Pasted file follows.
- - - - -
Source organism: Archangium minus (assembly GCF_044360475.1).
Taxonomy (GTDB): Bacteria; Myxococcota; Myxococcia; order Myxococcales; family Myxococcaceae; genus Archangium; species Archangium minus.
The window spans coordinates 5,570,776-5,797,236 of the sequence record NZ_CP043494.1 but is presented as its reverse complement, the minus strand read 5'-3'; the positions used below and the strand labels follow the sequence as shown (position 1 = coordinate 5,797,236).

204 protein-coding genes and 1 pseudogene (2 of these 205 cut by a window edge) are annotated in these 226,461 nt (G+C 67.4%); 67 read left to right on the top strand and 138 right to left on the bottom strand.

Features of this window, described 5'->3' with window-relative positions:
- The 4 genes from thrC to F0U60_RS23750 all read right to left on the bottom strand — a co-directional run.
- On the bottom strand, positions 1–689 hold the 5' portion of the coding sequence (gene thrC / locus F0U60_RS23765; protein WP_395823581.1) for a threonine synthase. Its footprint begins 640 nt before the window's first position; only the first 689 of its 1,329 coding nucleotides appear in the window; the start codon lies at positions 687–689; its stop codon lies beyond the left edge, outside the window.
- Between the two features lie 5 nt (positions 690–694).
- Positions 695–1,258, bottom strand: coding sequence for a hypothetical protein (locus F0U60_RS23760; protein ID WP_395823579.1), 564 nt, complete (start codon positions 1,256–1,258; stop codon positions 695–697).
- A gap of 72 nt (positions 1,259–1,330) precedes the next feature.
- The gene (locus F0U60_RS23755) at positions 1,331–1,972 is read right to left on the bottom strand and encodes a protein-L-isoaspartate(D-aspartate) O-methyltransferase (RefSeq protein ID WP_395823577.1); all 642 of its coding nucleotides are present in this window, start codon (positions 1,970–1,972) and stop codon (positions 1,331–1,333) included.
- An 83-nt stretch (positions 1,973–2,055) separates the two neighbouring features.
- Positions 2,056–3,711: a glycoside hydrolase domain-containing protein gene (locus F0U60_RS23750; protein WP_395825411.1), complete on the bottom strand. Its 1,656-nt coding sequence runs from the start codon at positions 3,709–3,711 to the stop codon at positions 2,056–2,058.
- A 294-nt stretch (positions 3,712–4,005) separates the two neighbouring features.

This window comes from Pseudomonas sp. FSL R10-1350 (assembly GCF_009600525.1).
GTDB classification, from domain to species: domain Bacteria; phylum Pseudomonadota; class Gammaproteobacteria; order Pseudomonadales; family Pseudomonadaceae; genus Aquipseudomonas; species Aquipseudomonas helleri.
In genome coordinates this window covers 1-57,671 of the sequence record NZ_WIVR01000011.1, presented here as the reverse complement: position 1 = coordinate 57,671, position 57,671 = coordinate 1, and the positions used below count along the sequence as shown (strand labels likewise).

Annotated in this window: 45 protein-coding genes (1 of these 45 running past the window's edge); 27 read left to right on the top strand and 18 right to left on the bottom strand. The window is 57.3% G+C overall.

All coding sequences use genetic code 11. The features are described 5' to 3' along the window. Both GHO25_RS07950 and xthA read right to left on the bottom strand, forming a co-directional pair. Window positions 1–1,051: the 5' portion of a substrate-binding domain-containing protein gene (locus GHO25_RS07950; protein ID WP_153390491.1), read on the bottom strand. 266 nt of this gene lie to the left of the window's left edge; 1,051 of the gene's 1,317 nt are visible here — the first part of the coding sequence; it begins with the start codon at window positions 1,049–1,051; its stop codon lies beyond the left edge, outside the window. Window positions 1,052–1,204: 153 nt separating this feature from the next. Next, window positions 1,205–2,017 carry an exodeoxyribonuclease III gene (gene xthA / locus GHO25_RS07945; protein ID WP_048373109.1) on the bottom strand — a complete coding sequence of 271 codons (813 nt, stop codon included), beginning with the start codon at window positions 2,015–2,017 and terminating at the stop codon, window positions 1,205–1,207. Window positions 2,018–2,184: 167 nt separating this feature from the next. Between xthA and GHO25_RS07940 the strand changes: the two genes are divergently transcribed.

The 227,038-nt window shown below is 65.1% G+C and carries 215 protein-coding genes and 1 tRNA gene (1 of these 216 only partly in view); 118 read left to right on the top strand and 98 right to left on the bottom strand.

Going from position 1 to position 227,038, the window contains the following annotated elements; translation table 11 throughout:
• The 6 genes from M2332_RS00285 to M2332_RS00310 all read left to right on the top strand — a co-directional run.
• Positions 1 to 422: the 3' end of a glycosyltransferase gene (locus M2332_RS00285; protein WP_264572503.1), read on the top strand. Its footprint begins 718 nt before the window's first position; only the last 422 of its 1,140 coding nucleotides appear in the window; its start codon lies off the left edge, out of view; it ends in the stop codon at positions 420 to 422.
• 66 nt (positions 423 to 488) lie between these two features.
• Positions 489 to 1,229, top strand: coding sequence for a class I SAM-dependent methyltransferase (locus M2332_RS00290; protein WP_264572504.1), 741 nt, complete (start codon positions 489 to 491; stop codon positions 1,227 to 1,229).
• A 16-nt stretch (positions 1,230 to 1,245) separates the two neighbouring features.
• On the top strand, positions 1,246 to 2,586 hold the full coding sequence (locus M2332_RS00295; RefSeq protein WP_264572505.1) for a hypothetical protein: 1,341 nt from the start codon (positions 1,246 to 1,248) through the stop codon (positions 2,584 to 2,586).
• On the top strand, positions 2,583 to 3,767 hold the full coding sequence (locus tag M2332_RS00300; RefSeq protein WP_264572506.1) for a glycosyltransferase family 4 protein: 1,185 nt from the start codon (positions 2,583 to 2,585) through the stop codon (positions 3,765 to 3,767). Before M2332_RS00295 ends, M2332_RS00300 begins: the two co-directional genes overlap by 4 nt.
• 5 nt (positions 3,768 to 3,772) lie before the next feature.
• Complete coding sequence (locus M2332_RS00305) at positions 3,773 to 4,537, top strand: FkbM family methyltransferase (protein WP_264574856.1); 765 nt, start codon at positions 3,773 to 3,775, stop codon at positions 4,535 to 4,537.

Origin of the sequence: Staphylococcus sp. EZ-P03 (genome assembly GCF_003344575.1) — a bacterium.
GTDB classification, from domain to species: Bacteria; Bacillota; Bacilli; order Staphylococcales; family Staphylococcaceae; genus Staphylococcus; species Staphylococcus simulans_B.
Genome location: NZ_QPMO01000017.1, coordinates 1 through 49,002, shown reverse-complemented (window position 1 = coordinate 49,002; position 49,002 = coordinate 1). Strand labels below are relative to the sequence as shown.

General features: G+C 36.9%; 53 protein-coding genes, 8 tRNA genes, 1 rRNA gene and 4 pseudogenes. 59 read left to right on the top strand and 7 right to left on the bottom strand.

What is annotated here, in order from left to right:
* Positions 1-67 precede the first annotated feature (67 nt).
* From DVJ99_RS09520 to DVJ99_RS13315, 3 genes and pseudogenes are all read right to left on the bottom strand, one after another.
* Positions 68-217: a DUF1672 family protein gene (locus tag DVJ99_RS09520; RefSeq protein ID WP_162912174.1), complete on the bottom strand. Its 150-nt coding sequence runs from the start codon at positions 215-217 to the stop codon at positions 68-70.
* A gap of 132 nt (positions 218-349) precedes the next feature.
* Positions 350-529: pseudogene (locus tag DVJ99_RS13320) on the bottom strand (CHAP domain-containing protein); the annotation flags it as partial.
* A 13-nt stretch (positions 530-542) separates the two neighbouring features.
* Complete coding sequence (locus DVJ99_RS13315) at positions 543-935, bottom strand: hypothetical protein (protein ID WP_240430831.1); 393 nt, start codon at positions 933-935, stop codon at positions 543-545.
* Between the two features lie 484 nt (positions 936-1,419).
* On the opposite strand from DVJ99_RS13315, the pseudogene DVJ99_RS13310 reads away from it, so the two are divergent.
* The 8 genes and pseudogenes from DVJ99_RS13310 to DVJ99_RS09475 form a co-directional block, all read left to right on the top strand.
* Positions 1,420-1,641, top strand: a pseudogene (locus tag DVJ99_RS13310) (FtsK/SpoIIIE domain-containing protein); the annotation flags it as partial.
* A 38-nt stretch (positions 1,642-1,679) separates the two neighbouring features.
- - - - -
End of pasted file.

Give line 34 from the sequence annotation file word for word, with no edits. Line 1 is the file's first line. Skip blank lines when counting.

General features: G+C 36.9%; 53 protein-coding genes, 8 tRNA genes, 1 rRNA gene and 4 pseudogenes. 59 read left to right on the top strand and 7 right to left on the bottom strand.